Questioning companies if they haven’t provided enough information about a product shows consumers are interested in these issues. As a customer, you have a right to ask where your clothing was made or if the cocoa farmers behind your chocolate bar received a fair wage.

Replacing a well known nasty ingredient for a less famous nasty one is a clever trick. Take parabens – synthetic chemicals used to stop moisturiser going mouldy. These can mess with your hormone levels and give you a rash, so many skincare products now advertise themselves as ‘paraben-free’. But it pays to make sure another equally unfriendly chemical has not been used in its place.

Savvy shoppers know what questions they need to ask about different products. For household cleaners, it might be: ‘Does this pollute once it goes down the drain’? For clothing, it’s ‘Was this made by someone who received a fair wage?’ For food: ‘How far has this travelled?’ or ‘Has this been ethically produced?’  For children’s toys: ‘Is there any proof that this doesn’t contain toxic substances?’

Talking up one aspect of a product that’s good for the planet and ignoring everything that’s not is one of TerraChoice’s top “sins of greenwashing”. Paper products giant Kimberly-Clark came under fire in the States for touting that its tissue boxes were made from recycled paper – while the tissues inside weren’t. Nor was the paper from sustainably managed trees. Angry that virgin forests were being pulped and marketed as ‘green’, consumers took their outrage to the internet and Kimberly-Clark changed its product.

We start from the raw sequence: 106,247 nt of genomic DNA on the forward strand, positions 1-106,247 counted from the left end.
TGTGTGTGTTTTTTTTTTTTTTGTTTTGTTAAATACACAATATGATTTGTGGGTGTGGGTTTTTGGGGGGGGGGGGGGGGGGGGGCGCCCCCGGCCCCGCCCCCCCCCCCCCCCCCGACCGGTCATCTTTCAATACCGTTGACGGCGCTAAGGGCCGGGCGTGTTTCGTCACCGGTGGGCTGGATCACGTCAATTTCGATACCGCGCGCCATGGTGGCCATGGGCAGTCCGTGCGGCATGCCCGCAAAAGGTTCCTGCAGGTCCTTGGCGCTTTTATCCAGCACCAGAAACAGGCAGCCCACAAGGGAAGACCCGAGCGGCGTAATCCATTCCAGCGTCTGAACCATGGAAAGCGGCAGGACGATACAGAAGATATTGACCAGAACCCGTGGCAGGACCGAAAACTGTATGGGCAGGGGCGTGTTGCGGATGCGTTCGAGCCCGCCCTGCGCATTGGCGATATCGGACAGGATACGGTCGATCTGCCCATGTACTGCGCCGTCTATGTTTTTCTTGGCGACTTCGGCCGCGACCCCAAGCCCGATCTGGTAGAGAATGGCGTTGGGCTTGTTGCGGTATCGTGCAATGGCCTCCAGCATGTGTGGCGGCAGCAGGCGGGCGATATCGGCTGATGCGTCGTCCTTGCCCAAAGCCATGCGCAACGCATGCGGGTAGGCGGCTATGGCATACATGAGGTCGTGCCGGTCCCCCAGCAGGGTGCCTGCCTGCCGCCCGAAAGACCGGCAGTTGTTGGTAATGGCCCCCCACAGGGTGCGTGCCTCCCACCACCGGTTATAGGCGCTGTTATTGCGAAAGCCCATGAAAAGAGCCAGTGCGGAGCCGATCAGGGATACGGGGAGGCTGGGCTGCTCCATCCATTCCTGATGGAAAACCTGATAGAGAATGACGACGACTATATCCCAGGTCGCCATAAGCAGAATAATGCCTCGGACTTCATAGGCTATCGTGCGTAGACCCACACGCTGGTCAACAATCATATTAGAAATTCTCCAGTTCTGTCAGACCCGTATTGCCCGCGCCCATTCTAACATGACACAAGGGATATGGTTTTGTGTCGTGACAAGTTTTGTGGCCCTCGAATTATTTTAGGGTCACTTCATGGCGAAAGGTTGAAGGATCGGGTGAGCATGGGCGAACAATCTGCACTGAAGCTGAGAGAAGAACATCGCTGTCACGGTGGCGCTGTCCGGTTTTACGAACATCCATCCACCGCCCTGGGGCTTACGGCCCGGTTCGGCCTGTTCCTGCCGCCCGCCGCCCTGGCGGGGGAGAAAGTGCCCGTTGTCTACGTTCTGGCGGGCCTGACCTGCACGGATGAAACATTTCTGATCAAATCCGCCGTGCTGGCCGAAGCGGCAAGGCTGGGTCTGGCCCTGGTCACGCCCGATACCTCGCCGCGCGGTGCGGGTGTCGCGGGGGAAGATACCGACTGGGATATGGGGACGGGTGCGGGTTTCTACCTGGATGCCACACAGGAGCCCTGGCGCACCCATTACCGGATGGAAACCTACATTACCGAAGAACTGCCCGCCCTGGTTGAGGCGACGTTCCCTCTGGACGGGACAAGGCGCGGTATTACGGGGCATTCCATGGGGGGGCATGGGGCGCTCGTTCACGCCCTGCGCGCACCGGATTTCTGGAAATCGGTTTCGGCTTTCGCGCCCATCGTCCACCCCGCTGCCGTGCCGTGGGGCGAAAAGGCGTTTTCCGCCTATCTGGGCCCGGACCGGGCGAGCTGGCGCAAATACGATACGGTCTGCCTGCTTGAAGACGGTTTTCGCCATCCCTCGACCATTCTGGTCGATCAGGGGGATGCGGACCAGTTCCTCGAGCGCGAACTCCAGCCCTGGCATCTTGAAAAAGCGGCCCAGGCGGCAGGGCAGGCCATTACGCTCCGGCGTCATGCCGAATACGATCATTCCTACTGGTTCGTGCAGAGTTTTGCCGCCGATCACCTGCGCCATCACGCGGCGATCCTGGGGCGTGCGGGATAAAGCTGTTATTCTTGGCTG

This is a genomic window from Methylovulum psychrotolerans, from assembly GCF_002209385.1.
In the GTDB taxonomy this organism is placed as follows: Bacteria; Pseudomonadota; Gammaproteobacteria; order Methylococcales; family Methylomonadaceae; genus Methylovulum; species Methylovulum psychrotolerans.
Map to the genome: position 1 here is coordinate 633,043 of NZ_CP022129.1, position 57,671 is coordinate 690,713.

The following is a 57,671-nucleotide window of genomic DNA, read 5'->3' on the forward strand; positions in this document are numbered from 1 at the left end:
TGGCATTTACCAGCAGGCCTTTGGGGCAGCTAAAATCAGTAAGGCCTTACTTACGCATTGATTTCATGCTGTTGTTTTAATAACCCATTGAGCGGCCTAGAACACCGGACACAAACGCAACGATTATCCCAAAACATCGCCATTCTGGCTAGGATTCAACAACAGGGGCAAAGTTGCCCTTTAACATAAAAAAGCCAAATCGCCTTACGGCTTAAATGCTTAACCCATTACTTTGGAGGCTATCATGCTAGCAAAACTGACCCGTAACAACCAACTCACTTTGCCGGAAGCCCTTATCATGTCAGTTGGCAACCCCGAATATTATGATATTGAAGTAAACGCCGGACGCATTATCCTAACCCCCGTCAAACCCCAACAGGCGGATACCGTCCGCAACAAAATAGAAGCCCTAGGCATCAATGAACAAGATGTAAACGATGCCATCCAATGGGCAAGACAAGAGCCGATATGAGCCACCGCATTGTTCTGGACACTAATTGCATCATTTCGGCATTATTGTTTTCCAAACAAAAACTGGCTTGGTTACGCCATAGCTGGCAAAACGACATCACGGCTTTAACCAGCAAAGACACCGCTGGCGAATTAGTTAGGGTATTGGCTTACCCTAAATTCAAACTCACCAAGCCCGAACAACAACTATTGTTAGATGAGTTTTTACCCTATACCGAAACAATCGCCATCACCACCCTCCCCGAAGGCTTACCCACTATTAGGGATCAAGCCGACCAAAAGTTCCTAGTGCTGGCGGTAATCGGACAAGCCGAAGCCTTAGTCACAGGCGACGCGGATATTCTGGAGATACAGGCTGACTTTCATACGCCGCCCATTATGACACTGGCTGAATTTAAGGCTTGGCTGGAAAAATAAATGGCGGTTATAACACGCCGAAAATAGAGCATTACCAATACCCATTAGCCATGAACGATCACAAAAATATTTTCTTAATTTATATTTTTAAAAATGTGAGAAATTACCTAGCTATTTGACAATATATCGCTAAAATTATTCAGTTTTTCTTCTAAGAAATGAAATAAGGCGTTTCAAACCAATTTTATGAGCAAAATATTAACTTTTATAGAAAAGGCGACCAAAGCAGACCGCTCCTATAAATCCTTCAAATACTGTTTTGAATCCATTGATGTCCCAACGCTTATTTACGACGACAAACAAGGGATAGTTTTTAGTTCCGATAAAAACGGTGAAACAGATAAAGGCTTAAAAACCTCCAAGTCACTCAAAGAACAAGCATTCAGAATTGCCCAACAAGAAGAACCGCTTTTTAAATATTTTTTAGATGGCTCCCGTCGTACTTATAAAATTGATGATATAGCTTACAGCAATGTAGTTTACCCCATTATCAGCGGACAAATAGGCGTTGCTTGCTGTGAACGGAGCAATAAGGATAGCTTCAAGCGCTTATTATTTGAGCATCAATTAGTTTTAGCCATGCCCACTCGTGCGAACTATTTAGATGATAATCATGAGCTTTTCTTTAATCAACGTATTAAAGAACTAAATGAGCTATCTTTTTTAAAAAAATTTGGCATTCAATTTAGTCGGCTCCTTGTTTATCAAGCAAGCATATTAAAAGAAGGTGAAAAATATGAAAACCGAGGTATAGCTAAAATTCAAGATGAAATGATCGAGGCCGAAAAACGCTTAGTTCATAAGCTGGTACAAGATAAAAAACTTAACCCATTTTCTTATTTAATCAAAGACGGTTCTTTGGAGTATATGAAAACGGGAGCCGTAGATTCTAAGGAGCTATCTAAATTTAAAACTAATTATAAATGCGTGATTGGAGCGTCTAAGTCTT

Unimportant or irrelevant details are another tactic of distraction. For example, some fridges are still advertised as being CFC-free despite the fact CFC has been banned in New Zealand for more than 15 years.

Vague happy words such as earth, planet, gentle, care, natural, botanical, bio, clean and environment are used all the time on product labels. We wish they meant something specific!

Waffly language runs rampant in the descriptions of many ‘green’ products – especially those in the beauty aisle. If reading the back of the bottle causes you to become bamboozled by scientific-sounding jargon, or claims that the product’s hero ingredient, unicorn tears, will cleanse your flux capacitor, proceed on to letters X and Y.

Excoriate (verb) to denounce or berate severely; the appropriate response to companies that fudge the truth.

You are the main line of defense between greenwashed products and unsuspecting friends and family. There’s no one out there whose job it is to look out for dodgy claims. The Advertising Standards Authority (www.asa.co.nz) investigates complaints, but don’t actively search out products that break their guidelines. If a product really gets your goat – go on, complain!

Zillions of great new products enter the market every year. Most of us dash through the supermarket as fast as possible, grabbing the usual staples. Have a squiz around the aisles every so often to see what’s new. If something strikes you as dodgy, make a note (or snap it on your camera phone) and give your superhero cape a twirl.